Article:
In some ways you have to admire the audacity and amount of hot air that lawyers for the entertainment industry can expel. Nowhere though is this type of verbal buffoonery more apparent than the defense they use to prop up the concept of DRM’ing our music and movies.
A good example of this attitude can bee seen in the submissions made to the Copyright Office during its triennial DMCA review by Steven Metalitz, a Washington lawyer who represents the MPAA, RIAA and other rights holders. This is his response to the Copyright Office over the possible exceptions that would allow users to legally strip DRM from content if a store closes and takes down the authentication servers.
“We reject the view,” he writes in a letter to the top legal advisor at the Copyright Office, “that copyright owners and their licensees are required to provide consumers with perpetual access to creative works. No other product or service providers are held to such lofty standards. No one expects computers or other electronics devices to work properly in perpetuity, and there is no reason that any particular mode of distributing copyrighted works should be required to do so.”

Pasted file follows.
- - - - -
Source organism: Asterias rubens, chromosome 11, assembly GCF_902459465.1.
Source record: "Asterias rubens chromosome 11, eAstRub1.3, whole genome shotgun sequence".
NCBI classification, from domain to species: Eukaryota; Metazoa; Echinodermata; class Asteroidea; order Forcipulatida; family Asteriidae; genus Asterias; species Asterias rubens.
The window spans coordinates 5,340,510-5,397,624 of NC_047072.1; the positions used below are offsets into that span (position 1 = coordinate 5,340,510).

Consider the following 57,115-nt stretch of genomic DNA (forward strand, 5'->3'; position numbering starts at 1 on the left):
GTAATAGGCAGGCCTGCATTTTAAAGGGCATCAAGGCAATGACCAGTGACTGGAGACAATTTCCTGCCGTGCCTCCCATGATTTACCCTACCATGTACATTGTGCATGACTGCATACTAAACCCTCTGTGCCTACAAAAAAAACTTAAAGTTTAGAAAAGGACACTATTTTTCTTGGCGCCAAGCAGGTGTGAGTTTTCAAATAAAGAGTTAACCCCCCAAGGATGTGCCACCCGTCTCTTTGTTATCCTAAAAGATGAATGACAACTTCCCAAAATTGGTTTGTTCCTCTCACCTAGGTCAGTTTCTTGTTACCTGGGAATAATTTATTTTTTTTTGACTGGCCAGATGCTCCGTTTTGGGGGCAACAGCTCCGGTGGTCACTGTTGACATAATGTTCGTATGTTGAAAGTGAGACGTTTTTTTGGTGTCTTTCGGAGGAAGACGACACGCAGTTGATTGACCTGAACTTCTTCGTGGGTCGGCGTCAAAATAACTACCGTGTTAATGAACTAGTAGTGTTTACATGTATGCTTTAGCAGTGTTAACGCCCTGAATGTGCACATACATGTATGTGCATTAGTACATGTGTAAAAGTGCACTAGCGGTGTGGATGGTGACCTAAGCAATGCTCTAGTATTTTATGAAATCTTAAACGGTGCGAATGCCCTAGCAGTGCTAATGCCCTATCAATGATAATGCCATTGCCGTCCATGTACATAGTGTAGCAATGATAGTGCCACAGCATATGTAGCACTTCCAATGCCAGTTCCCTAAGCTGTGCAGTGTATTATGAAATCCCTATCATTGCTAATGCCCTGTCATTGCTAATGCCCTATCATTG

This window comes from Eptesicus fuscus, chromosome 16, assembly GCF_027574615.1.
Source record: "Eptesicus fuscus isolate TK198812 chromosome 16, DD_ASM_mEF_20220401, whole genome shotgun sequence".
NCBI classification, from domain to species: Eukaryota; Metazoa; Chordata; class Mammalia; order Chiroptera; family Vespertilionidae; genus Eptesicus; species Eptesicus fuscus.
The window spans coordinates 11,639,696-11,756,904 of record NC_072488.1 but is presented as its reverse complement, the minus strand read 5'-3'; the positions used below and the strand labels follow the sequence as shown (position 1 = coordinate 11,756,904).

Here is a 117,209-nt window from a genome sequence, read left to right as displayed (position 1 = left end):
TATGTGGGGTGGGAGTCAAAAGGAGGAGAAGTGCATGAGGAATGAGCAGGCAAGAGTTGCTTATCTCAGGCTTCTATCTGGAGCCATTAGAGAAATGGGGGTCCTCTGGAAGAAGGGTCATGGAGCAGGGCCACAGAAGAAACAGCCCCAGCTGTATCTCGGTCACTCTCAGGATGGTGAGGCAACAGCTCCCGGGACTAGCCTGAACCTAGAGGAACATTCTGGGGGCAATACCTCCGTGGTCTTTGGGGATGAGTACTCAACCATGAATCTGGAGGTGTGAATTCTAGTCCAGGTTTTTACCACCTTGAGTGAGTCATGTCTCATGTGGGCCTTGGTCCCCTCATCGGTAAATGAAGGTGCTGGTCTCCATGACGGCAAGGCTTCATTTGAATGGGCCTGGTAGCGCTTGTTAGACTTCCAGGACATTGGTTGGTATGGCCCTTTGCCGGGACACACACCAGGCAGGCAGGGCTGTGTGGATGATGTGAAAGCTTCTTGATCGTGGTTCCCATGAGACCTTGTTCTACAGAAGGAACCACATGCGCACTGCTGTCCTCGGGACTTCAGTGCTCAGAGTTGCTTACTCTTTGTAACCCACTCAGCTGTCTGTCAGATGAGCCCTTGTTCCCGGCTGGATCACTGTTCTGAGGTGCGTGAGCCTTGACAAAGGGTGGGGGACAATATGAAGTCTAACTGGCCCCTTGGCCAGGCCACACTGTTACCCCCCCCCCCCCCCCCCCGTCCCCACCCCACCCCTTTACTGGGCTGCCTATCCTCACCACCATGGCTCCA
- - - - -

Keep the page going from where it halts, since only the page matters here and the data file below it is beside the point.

Source: Ars Technica :: Big Content: ludicrous to expect DRMed music to work forever
Talk about priceless but it doesn’t stop there. He continues on with this
“To recognize the proposed exemption would surely discourage any content provider from entering the marketplace for online distribution… unless it was committed to do so… forever. This would not be good for consumers, who would find a marketplace with less innovation and fewer choices and options.”
Even as Amazon and iTunes make music available without any form of DRM we still get this lawyer blow hot air up everyone’s butt. It’s no wonder that people are getting fed up with the whole entertainment industry.